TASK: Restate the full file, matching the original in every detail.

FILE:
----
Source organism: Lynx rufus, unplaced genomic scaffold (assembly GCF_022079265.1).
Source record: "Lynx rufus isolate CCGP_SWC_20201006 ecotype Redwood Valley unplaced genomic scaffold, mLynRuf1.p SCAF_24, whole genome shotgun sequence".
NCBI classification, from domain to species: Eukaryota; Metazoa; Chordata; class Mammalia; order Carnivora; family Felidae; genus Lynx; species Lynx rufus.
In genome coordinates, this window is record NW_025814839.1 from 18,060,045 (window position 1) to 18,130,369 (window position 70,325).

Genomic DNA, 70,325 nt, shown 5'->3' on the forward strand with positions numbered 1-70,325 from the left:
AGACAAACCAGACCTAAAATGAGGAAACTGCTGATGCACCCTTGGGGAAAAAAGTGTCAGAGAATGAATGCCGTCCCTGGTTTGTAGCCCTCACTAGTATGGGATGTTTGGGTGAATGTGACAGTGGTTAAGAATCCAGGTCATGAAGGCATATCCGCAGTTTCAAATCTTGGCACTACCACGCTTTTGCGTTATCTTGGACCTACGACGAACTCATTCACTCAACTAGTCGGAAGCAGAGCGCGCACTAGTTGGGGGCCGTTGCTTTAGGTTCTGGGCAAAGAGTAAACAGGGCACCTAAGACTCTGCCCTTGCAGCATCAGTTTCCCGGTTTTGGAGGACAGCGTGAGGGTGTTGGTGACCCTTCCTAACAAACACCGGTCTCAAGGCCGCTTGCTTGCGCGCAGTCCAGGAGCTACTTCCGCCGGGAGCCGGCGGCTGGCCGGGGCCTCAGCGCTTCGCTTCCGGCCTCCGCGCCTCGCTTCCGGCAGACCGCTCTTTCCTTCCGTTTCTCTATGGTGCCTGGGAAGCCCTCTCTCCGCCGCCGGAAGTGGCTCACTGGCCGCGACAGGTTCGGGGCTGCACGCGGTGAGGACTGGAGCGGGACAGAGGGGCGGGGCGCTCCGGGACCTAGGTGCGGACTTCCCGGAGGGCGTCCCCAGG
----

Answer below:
Source organism: Lynx rufus, unplaced genomic scaffold (assembly GCF_022079265.1).
Source record: "Lynx rufus isolate CCGP_SWC_20201006 ecotype Redwood Valley unplaced genomic scaffold, mLynRuf1.p SCAF_24, whole genome shotgun sequence".
NCBI classification, from domain to species: Eukaryota; Metazoa; Chordata; class Mammalia; order Carnivora; family Felidae; genus Lynx; species Lynx rufus.
In genome coordinates, this window is record NW_025814839.1 from 18,060,045 (window position 1) to 18,130,369 (window position 70,325).

Genomic DNA, 70,325 nt, shown 5'->3' on the forward strand with positions numbered 1-70,325 from the left:
AGACAAACCAGACCTAAAATGAGGAAACTGCTGATGCACCCTTGGGGAAAAAAGTGTCAGAGAATGAATGCCGTCCCTGGTTTGTAGCCCTCACTAGTATGGGATGTTTGGGTGAATGTGACAGTGGTTAAGAATCCAGGTCATGAAGGCATATCCGCAGTTTCAAATCTTGGCACTACCACGCTTTTGCGTTATCTTGGACCTACGACGAACTCATTCACTCAACTAGTCGGAAGCAGAGCGCGCACTAGTTGGGGGCCGTTGCTTTAGGTTCTGGGCAAAGAGTAAACAGGGCACCTAAGACTCTGCCCTTGCAGCATCAGTTTCCCGGTTTTGGAGGACAGCGTGAGGGTGTTGGTGACCCTTCCTAACAAACACCGGTCTCAAGGCCGCTTGCTTGCGCGCAGTCCAGGAGCTACTTCCGCCGGGAGCCGGCGGCTGGCCGGGGCCTCAGCGCTTCGCTTCCGGCCTCCGCGCCTCGCTTCCGGCAGACCGCTCTTTCCTTCCGTTTCTCTATGGTGCCTGGGAAGCCCTCTCTCCGCCGCCGGAAGTGGCTCACTGGCCGCGACAGGTTCGGGGCTGCACGCGGTGAGGACTGGAGCGGGACAGAGGGGCGGGGCGCTCCGGGACCTAGGTGCGGACTTCCCGGAGGGCGTCCCCAGG